Interview With John Nicoll

Today on my blog I am delighted to be joined by John Nicoll the author of one of the darkest psychological thrillers I have read this year ‘White Is The Coldest Colour’.


White is the coldest colour is a chilling dark psychological suspense thriller, which draws on the authors experiences as a police officer and child protection social worker. John Nicholl wrote articles relating to child protection for newspapers and a national social work magazine during his career, but this his his first novel. He lives in rural West Wales, has been happily married for many years, and has three adult children and one grandchild.


Welcome John, you seem to have had a varied working life, as in you have worked as a police officer as well as a social worker and in child services, they certainly are not the easiest careers to be in. Are you able to tell us a brief account of your time in these roles and why your working career has varied?

I initially attended teacher training college after leaving school, but quickly realised that teaching wasn’t for me. I knew I wanted to work with people in some capacity, and joined the police force at the age of nineteen. After a couple of years I became disillusioned with 1980s policing, which was a very different experience from my later extensive work with the force, and decided to train as a social worker.  After a year as a trainee in Llanelli, I studied and qualified in Plymouth.

During my social work career I worked for the child guidance service, two social services departments, and the NSPCC. I also lectured on child protection matters at several colleges and universities, and on various post-qualification professional training courses, such as the Welsh police multi-force sexual offences management course.  I took early retirement from my post heading up child protection services for Carmarthenshire due to ill health.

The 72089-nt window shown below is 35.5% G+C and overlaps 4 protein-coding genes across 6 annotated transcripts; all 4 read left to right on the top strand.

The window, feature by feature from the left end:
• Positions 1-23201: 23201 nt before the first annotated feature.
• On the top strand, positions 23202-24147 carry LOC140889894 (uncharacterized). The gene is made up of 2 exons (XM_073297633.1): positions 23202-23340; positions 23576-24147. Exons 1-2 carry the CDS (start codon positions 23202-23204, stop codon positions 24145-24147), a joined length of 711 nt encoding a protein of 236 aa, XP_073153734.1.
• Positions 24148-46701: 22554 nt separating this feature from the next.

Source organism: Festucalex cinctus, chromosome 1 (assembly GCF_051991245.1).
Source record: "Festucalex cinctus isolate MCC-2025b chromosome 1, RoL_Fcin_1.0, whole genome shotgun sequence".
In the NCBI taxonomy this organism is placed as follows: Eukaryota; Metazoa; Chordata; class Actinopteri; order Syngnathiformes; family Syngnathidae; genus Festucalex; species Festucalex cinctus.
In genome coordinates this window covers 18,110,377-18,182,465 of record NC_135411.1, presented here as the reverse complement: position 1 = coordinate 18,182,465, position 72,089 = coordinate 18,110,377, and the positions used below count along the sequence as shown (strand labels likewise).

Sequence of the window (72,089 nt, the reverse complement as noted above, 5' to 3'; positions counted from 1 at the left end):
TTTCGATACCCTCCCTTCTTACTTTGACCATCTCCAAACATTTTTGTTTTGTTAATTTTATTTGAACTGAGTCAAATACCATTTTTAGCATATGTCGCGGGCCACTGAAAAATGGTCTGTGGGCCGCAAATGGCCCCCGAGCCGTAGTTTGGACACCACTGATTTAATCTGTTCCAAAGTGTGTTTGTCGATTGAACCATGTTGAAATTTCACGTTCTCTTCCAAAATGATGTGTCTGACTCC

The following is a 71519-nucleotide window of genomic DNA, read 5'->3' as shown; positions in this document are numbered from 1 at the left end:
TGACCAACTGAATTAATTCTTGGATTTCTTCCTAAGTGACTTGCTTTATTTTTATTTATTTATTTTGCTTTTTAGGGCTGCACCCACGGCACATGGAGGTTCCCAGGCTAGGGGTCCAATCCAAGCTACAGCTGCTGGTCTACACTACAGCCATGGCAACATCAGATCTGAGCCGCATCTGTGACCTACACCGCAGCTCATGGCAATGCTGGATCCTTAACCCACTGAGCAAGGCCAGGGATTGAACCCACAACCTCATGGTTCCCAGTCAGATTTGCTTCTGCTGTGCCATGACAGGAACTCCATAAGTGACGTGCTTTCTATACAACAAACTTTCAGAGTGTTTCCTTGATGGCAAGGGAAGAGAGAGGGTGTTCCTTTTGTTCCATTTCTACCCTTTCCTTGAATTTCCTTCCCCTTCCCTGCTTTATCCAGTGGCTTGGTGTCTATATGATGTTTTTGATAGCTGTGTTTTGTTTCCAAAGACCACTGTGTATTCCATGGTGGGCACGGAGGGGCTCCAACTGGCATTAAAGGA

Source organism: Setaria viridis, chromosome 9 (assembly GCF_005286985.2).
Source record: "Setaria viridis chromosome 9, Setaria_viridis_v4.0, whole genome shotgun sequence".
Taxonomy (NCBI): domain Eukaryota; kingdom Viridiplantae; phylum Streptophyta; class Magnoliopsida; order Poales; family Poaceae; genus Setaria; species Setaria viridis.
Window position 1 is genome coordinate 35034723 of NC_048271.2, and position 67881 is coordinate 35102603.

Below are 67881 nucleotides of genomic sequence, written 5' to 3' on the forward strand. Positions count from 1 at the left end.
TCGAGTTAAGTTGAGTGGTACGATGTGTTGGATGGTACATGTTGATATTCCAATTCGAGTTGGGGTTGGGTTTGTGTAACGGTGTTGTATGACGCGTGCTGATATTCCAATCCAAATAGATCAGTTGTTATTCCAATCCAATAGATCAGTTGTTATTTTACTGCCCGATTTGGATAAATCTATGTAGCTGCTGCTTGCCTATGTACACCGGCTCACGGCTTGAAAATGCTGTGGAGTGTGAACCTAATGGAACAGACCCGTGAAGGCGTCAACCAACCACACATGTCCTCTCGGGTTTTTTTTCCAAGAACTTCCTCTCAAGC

Child protection work is difficult, stressful but essential in todays world.

I would caution anyone who is considering such work, unless they are fully committed and make a properly informed decision.

In the past you have written a child protection good practice manual as well as varying articles for newspapers and magazines. When did the idea of writing your own novel transpire, is it something you have always wanted to do or did it come later on from writing for other companies?

I think I always knew that I wanted to write a fictional book, and finally decided  to act on my inclinations about two years ago. I very quickly learnt that writing fiction is very different to academic or professional endeavours, and I have to admit that it was a steep learning curve. Editing and rewriting can prove truly excruciating! I hope that the final product was worth the effort.

White is the coldest colour is your first novel, which I have to add is one of my favourite reads of this year so far, did you find it difficult to write due to the nature of the storyline?

Thanks for the positive feedback, it’s appreciated! To be honest writing the book was difficult but cathartic. My child protection career now feels like a different life,  which made the book possible. I couldn’t have written the book any sooner than I did.